Undisputed master of the woodcut, Albrecht Dürer is one of the most celebrated Northern Renaissance painters and printmakers. His original etchings, engravings, woodcuts, prints, paintings and art contain exquisite detail and elaborate imagery drawing on religious and philosophical ideas.
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Albrecht Dürer (German, 1471–1528)
German painter, engraver, Albrecht Dürer was the designer of woodcuts and major art theorist. Dürer was born in Nuremberg and trained first under his father, a goldsmith. He was apprenticed (1486-90) to M. Wolgemut, in whose workshop he became familiar with the best work of contemporary German artists and with the recent technical advances in engraving and drawing for woodcuts. He was in Nuremberg for his marriage in 1496, but left in the autumn of that year for Italy. On this visit and during the longer stay of 1505-7, he made a profound study of Italian painting at the very moment when it was being changed by the revolutionary ideas of Leonardo da Vinci and others. He also studied the whole intellectual background of the Italian Renaissance, the writings of the humanists and, in particular, Mantegna’s attempts to recreate in engravings and paintings the classical canon of art. Dürer made his own personal synthesis of the arts of the north and south, a synthesis which was to have immense importance to European art. His success and reputation increased rapidly. Until 1499 he was engaged chiefly on engravings and designs for his books of woodcuts. He was encouraged by an enthusiastic patron, the Elector of Saxony, and he became the friend of many of the chief figures of the Reformation. Though he never broke with Catholicism, Dürer was deeply involved in the religious controversy until his death. In 1512 he was made court painter to the Emperor Maximilian. In his last years he planned and partly composed a thesis on the theoretical basis of the arts.
The Thames and Hudson Dictionary of Art and Artists. Typical of Dürer's Passion woodcuts, the print is a window onto an event rather than a balanced and complete composition. Despite the architecture, the palm tree defines the sub-tropical location of the scene.
Dürer began the Large Passion c, 1496-97; Strauss thinks it quite possible that The Flagellation (Bartsch 8, Strauss 37),was the first print in the series. Over the next few years, Dürer added six additional woodcuts, and the seven were sold as single sheets. Dürer returned to the series c. 1510, adding 4 more woodcuts, and published the series with a frontispiece and a Latin text by Benedictus Chelidonius printed on the verso of the prints. Other works in the series include The Agony in the Garden (c. 1496-97, though possibly 1498: B. 6, S. 38), The Deposition of Christ (c. 1496-97: B. 12, S. 39), Ecce Homo (1498: B. 9, S. 58); The Bearing of the Cross (c. 1498-99: B. 10, S. 59), The Lamentation (c. 1498-99: B. 13, S. 60), The Crucifixion (c. 1498: B. 11, S. 61), The Last Supper (dated 1510: B. 5, S. 148); The Betrayal of Christ (dated 1510: B. 7, S. 149), The Harrowing of Hell (dated 1510: B. 14, S. 150), The Resurrection (dated 1510: B. 15, S. 151), Christ as the Man of Sorrows Mocked by a Soldier (c. 1511: B. 4, S. 157). Although The Trinity (dated 1511: B. 122, S. 164) was not bound up with the other sheets of the Large Passion, in size, in style, and in subject matter, it is one with the late sheets of the series. Dürer interrupted his work on the Large Passion to work on his other great series, The Apocaplyse (c. 1498, republished with new works 1511) the Life of the Virgin (c. 1501-2, completed and published 1511), the Small Woodcut Passion (c. 1508-1510, published 1511), and the Engraved Passion (c. 1506-1510). The inventiveness shown in these related series can be quickly seen by comparing them: Dürer was rarely content to simply repeat an approach that he had already tried.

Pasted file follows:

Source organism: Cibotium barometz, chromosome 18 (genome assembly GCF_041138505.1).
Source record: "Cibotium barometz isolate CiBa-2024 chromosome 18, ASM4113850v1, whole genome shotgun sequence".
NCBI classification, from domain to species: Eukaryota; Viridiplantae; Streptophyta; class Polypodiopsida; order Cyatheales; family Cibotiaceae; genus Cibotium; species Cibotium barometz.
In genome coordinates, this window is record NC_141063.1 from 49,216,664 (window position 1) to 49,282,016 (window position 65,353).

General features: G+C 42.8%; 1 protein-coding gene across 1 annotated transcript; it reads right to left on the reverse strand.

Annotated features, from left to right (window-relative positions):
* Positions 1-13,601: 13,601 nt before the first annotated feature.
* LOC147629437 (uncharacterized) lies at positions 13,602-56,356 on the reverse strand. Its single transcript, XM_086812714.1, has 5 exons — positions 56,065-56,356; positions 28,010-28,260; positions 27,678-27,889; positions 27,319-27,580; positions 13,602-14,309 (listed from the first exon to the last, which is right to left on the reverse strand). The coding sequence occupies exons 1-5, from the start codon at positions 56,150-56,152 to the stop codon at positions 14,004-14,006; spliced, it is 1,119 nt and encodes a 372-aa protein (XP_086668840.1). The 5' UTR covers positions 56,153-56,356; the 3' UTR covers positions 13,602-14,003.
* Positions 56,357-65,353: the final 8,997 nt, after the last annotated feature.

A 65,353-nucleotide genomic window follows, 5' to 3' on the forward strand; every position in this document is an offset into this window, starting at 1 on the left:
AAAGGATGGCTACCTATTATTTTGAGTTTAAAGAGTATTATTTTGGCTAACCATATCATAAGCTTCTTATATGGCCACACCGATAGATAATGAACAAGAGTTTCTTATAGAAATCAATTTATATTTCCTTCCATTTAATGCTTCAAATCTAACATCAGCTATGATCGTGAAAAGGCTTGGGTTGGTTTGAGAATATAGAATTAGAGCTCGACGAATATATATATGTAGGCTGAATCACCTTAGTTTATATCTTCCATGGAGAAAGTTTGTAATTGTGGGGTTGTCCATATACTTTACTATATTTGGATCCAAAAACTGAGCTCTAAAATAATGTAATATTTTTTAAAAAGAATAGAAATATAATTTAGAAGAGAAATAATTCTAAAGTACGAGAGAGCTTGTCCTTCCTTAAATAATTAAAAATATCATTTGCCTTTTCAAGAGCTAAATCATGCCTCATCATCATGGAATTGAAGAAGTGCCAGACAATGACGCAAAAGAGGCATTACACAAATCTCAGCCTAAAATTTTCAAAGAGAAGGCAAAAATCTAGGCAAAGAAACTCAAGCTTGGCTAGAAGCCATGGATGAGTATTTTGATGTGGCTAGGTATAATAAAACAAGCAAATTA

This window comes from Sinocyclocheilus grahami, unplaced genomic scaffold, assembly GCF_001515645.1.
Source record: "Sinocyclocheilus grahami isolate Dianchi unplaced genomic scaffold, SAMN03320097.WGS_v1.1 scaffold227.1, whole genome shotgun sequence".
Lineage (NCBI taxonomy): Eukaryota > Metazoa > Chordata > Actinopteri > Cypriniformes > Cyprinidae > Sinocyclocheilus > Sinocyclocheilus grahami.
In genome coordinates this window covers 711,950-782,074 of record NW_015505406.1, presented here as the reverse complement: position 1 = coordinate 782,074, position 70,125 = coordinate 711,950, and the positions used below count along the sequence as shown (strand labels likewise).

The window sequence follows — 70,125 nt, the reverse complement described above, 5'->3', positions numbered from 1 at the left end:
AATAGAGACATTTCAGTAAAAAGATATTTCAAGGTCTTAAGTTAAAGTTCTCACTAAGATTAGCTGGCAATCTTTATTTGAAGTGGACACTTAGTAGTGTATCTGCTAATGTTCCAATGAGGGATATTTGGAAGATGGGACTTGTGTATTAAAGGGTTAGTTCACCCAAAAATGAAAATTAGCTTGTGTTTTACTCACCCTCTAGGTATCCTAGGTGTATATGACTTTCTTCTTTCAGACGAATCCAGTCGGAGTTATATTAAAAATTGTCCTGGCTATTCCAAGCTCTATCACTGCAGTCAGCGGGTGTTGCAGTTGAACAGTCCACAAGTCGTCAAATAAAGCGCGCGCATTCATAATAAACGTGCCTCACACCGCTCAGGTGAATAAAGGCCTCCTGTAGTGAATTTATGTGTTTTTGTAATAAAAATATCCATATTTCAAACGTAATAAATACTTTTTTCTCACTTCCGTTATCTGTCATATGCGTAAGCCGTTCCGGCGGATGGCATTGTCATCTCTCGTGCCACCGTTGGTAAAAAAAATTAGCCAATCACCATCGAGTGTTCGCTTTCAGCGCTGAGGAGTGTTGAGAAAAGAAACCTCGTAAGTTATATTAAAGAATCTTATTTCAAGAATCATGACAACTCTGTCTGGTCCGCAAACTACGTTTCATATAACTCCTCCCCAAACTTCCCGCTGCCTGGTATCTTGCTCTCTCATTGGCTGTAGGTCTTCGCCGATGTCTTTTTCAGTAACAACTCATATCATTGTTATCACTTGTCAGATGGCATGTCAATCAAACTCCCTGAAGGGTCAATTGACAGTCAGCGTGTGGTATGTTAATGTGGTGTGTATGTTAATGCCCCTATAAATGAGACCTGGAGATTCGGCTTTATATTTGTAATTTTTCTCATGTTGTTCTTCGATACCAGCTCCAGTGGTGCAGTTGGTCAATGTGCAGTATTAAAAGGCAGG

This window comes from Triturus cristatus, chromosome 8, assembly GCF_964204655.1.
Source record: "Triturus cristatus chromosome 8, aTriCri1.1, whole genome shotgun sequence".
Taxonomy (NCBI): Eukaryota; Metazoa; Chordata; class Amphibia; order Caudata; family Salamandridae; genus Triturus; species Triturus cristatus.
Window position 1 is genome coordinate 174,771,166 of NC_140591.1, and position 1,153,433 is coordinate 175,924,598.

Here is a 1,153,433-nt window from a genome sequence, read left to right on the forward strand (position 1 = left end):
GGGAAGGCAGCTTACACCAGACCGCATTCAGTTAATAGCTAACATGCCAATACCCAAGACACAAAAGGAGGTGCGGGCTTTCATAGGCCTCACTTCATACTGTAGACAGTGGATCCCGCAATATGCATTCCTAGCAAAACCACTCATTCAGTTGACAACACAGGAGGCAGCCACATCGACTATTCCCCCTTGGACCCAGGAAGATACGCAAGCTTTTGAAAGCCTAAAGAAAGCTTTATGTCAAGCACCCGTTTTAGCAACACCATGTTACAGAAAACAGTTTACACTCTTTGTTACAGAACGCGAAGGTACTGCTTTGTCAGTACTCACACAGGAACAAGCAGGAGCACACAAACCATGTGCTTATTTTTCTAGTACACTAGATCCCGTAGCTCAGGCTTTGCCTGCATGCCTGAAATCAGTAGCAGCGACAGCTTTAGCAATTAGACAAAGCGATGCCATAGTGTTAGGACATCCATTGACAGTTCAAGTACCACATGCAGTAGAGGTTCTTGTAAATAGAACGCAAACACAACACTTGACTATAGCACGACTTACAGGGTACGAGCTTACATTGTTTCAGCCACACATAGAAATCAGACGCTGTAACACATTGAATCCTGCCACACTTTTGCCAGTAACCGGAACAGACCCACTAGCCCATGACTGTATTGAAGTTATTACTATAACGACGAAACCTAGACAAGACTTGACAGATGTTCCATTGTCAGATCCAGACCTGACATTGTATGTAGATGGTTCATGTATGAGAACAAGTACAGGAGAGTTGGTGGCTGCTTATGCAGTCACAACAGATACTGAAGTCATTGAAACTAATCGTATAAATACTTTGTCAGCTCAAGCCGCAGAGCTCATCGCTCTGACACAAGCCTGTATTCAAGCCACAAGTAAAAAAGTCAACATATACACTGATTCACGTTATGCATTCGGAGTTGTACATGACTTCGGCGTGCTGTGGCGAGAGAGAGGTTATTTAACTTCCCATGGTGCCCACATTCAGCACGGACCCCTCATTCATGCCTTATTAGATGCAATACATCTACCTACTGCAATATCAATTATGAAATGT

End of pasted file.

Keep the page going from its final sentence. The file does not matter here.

Walter L. Strauss in his catalogue raisonne, Albrecht Dürer Woodcuts and Woodblocks (Abaris Books, 1980), provides a summary of comments upon each individual work. Strauss’s Commentary volume in the Illustrated Bartsch series updates his commentary here. As always, Panofsky’s Life and Art of Albrecht Dürer (Princeton University Press, 1945, revised editions culminating in the 1971 edition) is crucial for an understanding of the work of this great artist and printmaker.
According to Walter Strauss (Albrecht Dürer Woodcuts and Wood Blocks [NY: Abaris Books, 1980], p. 342 and after), Dürer began the Small Woodcut Passion sometime in 1508 or 1509, completed it in 1510, and published it in 1511 with Latin verses by Benedictus Chelidonius facing each plate. There are thirty-seven woodcuts in the series, beginning The Fall of Man and concluding with The Last Judgment. While only a few of the plates are dated, those that are suggest that Dürer originally began with Christ’s Entry into Jerusalem on Palm Sunday and concluded with The Last Judgment. As he was completing the series c. 1510, however, he added The Fall of Man, The Expulsion from Eden (dated 1510), The Annunciation, The Nativity, and Saints Peter, Paul, and Veronica holding the Suderium (dated 1510). These additions change the focus from a history of The Passion to a history of mankind with Adam and Eve as the source of man’s woes and Jesus as man’s salvation. Of all of Dürer's great works in series, the Small Woodcut Passion is by far the largest. It was also one of his most popular: it was reprinted several times up to an Italian edition of 1612. Although there exist later impressions printed from Dürer's original blocks, they are gray and blotchy and do not print well. In addition to the prints made from Dürer's woodblocks and the copies by Marantonio Raimondi (engravings published in Venice in the early 16th century), Virgil Solis (published in Nurenberg in the late 16th century with Solis’ monogram VS, and a set of very deceptive copies by Mommard published a bit later, there exists as well a set made in the 19th century from metal plates made from plaster casts of thierty-five of Dürer's original woodblocks after they were given to the British Museum in 1839. In 1844 Henry Cole of the South Kensington Museum (now the Victoria and Albert Museum) published his collection of the the Dürer Small Passion woodcuts and described the process by which they were made: